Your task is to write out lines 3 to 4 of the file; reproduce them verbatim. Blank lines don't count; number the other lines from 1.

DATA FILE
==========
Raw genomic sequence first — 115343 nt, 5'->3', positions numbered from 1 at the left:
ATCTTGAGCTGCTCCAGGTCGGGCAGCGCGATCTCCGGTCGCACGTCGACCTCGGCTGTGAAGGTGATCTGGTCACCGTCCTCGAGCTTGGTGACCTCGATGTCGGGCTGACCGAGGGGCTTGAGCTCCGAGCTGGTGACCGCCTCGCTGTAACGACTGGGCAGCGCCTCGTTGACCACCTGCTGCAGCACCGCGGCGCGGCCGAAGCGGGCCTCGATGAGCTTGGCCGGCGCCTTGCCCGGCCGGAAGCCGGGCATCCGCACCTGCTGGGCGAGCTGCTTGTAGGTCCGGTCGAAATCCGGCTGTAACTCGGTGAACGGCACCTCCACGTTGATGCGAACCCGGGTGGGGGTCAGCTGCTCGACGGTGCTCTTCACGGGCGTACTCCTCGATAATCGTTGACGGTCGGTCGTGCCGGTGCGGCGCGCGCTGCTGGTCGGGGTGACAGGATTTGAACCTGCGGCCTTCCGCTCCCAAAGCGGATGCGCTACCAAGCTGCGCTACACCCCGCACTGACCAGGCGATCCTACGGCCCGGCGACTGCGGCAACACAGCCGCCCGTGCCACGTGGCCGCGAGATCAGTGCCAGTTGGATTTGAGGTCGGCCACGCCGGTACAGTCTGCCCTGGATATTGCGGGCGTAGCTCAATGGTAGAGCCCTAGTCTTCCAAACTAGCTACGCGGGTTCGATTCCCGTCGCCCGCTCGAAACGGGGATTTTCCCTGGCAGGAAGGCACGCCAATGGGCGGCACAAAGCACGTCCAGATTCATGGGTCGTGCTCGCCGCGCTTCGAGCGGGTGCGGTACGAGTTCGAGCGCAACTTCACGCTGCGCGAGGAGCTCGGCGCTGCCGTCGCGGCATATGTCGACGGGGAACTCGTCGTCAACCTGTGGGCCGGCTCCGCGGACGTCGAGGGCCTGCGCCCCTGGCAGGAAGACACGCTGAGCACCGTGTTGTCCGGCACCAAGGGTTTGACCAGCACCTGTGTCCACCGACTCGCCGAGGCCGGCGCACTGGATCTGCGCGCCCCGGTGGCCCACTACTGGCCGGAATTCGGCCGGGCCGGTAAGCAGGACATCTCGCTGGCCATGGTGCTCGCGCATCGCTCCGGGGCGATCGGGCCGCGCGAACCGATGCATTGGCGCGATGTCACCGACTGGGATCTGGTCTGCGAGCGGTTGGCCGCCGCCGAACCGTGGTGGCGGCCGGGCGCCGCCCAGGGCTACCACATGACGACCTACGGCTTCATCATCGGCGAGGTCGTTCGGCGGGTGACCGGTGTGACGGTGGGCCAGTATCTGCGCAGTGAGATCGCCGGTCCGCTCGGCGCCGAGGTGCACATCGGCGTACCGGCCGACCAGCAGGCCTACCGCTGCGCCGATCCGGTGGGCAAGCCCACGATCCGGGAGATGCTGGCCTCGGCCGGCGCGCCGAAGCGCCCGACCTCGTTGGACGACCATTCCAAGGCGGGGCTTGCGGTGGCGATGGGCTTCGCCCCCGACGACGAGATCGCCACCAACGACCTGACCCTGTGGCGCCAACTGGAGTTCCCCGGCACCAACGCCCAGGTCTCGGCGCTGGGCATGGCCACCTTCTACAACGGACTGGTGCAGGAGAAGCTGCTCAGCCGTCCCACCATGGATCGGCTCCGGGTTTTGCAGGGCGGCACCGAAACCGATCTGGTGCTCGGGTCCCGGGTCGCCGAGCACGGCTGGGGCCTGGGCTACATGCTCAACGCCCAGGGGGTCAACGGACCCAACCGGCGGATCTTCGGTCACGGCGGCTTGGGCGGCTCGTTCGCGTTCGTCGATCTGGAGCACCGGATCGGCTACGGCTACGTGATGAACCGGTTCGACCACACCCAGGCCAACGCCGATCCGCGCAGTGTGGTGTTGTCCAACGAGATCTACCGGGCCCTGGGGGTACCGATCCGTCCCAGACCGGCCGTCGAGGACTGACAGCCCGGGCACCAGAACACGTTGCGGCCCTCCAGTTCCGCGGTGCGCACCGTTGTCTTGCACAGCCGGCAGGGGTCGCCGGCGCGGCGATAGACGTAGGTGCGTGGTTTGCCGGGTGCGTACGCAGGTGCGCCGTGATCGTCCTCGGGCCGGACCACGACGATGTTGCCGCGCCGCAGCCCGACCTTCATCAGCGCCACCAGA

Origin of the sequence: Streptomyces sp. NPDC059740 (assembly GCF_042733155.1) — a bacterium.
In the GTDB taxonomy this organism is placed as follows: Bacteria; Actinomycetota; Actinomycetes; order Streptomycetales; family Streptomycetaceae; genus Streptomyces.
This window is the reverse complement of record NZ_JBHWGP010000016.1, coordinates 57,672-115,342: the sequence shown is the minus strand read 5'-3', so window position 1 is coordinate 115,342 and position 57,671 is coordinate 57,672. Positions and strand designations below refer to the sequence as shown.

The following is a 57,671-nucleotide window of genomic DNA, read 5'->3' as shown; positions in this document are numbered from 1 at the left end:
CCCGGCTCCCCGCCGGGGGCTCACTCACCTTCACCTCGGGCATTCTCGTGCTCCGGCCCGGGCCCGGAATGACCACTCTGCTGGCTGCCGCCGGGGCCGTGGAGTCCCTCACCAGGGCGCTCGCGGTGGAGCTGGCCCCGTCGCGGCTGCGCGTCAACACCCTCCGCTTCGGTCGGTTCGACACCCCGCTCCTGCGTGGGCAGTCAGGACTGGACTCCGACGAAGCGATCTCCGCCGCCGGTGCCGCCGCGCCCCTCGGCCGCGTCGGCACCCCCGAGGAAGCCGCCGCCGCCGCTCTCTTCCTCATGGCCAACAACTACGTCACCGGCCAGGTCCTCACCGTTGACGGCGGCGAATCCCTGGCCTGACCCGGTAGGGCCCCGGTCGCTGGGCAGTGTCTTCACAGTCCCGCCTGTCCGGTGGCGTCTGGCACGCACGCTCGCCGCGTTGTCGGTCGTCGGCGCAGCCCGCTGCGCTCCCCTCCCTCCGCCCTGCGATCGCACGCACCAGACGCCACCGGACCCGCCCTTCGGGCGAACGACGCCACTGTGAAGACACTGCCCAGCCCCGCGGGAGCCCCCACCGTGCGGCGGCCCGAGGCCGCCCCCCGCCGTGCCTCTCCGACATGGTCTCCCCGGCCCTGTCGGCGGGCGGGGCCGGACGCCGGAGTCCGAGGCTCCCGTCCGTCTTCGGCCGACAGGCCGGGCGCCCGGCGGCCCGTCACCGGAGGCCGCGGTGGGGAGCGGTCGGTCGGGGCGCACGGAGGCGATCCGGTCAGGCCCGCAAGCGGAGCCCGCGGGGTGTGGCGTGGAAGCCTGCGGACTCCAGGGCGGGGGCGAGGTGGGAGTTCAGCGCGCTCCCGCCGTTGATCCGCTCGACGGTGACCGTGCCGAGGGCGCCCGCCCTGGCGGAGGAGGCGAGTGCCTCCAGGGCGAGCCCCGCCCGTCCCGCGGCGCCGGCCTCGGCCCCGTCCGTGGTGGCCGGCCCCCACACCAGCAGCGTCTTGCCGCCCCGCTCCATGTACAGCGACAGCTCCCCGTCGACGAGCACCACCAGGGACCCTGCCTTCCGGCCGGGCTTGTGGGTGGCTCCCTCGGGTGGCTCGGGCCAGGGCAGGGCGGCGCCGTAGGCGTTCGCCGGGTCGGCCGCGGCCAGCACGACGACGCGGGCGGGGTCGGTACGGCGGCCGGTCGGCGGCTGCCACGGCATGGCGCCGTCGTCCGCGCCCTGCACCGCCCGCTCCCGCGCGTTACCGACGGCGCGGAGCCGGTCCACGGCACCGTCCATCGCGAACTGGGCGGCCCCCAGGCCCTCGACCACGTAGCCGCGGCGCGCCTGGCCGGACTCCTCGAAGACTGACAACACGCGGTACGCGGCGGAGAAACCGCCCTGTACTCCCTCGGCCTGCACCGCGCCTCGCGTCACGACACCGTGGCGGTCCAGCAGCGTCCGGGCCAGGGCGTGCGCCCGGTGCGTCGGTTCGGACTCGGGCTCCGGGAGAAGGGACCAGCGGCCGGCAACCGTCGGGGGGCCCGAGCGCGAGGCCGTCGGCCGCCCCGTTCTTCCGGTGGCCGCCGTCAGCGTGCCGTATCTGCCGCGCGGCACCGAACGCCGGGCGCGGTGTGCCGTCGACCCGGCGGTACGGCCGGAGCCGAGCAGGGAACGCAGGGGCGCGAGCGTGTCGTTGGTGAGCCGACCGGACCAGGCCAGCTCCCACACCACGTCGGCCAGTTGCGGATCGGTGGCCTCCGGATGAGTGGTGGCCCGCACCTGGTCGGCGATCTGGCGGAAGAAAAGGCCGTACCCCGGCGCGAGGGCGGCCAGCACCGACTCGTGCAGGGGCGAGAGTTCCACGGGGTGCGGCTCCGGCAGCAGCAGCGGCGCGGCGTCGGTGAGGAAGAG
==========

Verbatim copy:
Origin of the sequence: Streptomyces sp. NPDC059740 (assembly GCF_042733155.1) — a bacterium.
In the GTDB taxonomy this organism is placed as follows: Bacteria; Actinomycetota; Actinomycetes; order Streptomycetales; family Streptomycetaceae; genus Streptomyces.